When a presentation does not have these clear sections, it can be very difficult for listeners to follow what is being said.
This is the most crucial part of any presentation. You need to capture the audience’s interest in your topic and establish rapport with them. Your introduction should let the audience know what they are going to hear in the presentation. They need to know what to expect in order to get interested and to be able to follow you. Giving them an outline of your presentation in your introduction enables them to do this.
You need to:
• capture the audience’s attention with a question, quotation, anecdote, or interesting statistic, etc.
• tell them what your presentation will be about: • main theme or main argument
• main points you will cover and the order in which you will cover them.
The body of your presentation must be clearly organised with the main points highlighted. One effective technique is to number your ideas. Any idea which is new to your audience needs to be presented simply with supportive evidence or examples which will make it more easily understood. Each important idea should be presented several times in different ways within the body of your presentation. Your audience needs several opportunities to absorb the full meaning and the significance of the most important ideas. It is also important to state the links between your ideas clearly.
The body is where you develop your main ideas/argument, using supporting ideas/evidence. Use techniques that make it easy for the listener to follow your talk:
• number your ideas: “There are three main factors...”
• arrange your ideas in logical order, such as chronological; cause and effect; problem–solution
• use transitional devices to help the audience follow the direction of your talk: “secondly…; another important point is...; on the other hand…; I would now like to move on and look at another aspect of the research...”
• support and clarify your ideas: • state the main idea
• provide support for this idea • refer to experts, provide examples to illustrate the idea
• provide statistics, facts, tell anecdotes (if time permits)
• provide case studies, etc.
• repeat important ideas using different words so the audience has several opportunities to absorb them
• don’t make the information too dense – remember the audience is listening, not reading!
The conclusion sums up main points. The conclusion should reinforce the central ideas of the presentation and signal a forceful ending. A weak, inconclusive or apologetic closing detracts from a good presentation. You should show in your conclusion that you have covered all the points that you said you would in your introduction. You should also show that you are confident, and that you have communicated effectively.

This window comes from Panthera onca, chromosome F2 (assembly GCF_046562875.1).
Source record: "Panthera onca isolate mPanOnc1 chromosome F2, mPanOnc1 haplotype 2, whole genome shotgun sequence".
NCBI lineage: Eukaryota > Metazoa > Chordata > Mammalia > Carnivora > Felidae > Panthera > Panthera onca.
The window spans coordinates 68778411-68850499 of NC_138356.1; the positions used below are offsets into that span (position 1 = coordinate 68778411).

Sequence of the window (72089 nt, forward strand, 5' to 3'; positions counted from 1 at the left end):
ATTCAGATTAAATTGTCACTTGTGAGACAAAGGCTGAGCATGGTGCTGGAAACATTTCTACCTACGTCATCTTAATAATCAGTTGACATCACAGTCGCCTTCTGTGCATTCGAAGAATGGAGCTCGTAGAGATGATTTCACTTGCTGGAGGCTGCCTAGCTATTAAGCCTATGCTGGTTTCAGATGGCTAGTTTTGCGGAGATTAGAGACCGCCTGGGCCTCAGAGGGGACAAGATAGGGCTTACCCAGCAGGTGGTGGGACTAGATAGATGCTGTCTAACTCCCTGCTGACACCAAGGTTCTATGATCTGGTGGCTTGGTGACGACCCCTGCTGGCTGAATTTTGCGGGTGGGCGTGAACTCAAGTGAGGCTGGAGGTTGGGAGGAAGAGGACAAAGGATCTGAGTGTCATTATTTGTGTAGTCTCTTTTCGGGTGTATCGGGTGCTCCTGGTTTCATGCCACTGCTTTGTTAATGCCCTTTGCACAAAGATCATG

It is important to have a strong conclusion so the audience is left with a good impression.
• Summarise the main ideas of your presentation.
• Don’t introduce any new ideas.
• Work towards a strong ending – don’t finish abruptly or say ‘That’s all’. Perhaps leave the audience with something to think about.
The more you know about your audience, the more likely you will be able to give an effective presentation. Try to find out as much as you can about who will be there, what their
background is, why they will be coming, and how much they will already know about the topic. Go to the room where you will make your presentation and get a feel of its size, acoustics, seating, etc. If you can, familiarise yourself with the equipment in the room.
Your voice must be clear and distinct. If you know you have difficulty with pronunciation, speak a little more slowly than usual. Use intonation, stress, changes in pace (slow down at important points, speed up at details, anecdotes) and pause to keep the listeners’ attention, and focus attention on important points.
It has been estimated that 75% of meaning transferred is non-verbal. Try to maintain eye contact with your audience as this helps keep your audience engaged. Focus on standing straight and directly facing your audience, using hand gestures to emphasise important information.
A presentation can be enhanced by the effective use of overhead transparencies (slides), charts, pictures, posters or PowerPoint presentations (with limited graphic/sound gimmicks). They provide variety and can help reinforce points made. However, you are still the main communicator of your message. Be familiar with your visual aids, refer to them specifically and only display them when you are referring to them, otherwise they will only be a distraction.
• Physical charts, graphs, pictures, etc.: ensure that the size is appropriate for a large room. If necessary, back up with handouts.
• Video: ensure the segment shown is not too long in relation to the overall length of your presentation.
• PowerPoint design basics: • Limit the amount of material on each visual: your listeners should be able to read and understand a visual in five seconds or less.
• Be sure your visuals are large enough to be seen by everyone: the lettering should usually be minimum 20-22 pt. font.
• Use diagrams, graphs and charts instead of words where possible.
• Eliminate unnecessary detail from diagrams, graphs and charts.
Expression and style
Try to speak to your audience using notes rather than memorising or reading your presentation. In order to do this, you will have to practise your presentations as many times as you can. If possible, perform in front of an audience. Otherwise, practise in front of a mirror or record yourself on your phone. This will also give you an idea of how long your presentation will take.
Use a conversation style to make your audience feel personally involved. Each time you use the word ‘you’, the audience feels compelled to pay attention.